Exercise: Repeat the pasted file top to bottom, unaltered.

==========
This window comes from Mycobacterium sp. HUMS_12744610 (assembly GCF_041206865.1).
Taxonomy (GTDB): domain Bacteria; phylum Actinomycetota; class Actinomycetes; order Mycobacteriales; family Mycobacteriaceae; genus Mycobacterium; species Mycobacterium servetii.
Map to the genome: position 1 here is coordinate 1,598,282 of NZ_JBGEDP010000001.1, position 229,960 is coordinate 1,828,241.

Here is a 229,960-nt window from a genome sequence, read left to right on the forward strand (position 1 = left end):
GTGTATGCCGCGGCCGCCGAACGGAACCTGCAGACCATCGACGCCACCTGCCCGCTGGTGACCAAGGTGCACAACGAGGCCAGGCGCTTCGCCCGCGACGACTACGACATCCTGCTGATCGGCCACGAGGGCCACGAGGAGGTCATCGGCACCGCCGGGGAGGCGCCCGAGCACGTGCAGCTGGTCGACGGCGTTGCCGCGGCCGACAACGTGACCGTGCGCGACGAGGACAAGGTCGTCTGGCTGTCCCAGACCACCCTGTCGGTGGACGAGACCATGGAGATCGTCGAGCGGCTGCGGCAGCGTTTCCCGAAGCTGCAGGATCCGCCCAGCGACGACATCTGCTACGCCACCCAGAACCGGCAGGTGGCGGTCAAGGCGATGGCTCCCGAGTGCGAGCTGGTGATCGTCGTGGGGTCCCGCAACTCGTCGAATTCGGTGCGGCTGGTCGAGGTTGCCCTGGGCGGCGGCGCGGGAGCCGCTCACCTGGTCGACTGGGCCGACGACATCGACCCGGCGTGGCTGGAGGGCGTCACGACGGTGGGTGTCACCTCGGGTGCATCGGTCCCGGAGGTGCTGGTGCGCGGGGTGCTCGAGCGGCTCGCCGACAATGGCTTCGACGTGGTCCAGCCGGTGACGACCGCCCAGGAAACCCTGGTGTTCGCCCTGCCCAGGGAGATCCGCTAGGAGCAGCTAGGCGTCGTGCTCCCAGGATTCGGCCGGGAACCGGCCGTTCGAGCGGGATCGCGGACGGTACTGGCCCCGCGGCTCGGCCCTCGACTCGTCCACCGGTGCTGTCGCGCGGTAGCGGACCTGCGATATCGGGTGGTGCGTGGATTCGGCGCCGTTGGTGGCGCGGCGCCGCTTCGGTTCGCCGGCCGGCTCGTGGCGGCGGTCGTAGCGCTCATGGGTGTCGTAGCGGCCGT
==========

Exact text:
This window comes from Mycobacterium sp. HUMS_12744610 (assembly GCF_041206865.1).
Taxonomy (GTDB): domain Bacteria; phylum Actinomycetota; class Actinomycetes; order Mycobacteriales; family Mycobacteriaceae; genus Mycobacterium; species Mycobacterium servetii.
Map to the genome: position 1 here is coordinate 1,598,282 of NZ_JBGEDP010000001.1, position 229,960 is coordinate 1,828,241.

Here is a 229,960-nt window from a genome sequence, read left to right on the forward strand (position 1 = left end):
GTGTATGCCGCGGCCGCCGAACGGAACCTGCAGACCATCGACGCCACCTGCCCGCTGGTGACCAAGGTGCACAACGAGGCCAGGCGCTTCGCCCGCGACGACTACGACATCCTGCTGATCGGCCACGAGGGCCACGAGGAGGTCATCGGCACCGCCGGGGAGGCGCCCGAGCACGTGCAGCTGGTCGACGGCGTTGCCGCGGCCGACAACGTGACCGTGCGCGACGAGGACAAGGTCGTCTGGCTGTCCCAGACCACCCTGTCGGTGGACGAGACCATGGAGATCGTCGAGCGGCTGCGGCAGCGTTTCCCGAAGCTGCAGGATCCGCCCAGCGACGACATCTGCTACGCCACCCAGAACCGGCAGGTGGCGGTCAAGGCGATGGCTCCCGAGTGCGAGCTGGTGATCGTCGTGGGGTCCCGCAACTCGTCGAATTCGGTGCGGCTGGTCGAGGTTGCCCTGGGCGGCGGCGCGGGAGCCGCTCACCTGGTCGACTGGGCCGACGACATCGACCCGGCGTGGCTGGAGGGCGTCACGACGGTGGGTGTCACCTCGGGTGCATCGGTCCCGGAGGTGCTGGTGCGCGGGGTGCTCGAGCGGCTCGCCGACAATGGCTTCGACGTGGTCCAGCCGGTGACGACCGCCCAGGAAACCCTGGTGTTCGCCCTGCCCAGGGAGATCCGCTAGGAGCAGCTAGGCGTCGTGCTCCCAGGATTCGGCCGGGAACCGGCCGTTCGAGCGGGATCGCGGACGGTACTGGCCCCGCGGCTCGGCCCTCGACTCGTCCACCGGTGCTGTCGCGCGGTAGCGGACCTGCGATATCGGGTGGTGCGTGGATTCGGCGCCGTTGGTGGCGCGGCGCCGCTTCGGTTCGCCGGCCGGCTCGTGGCGGCGGTCGTAGCGCTCATGGGTGTCGTAGCGGCCGT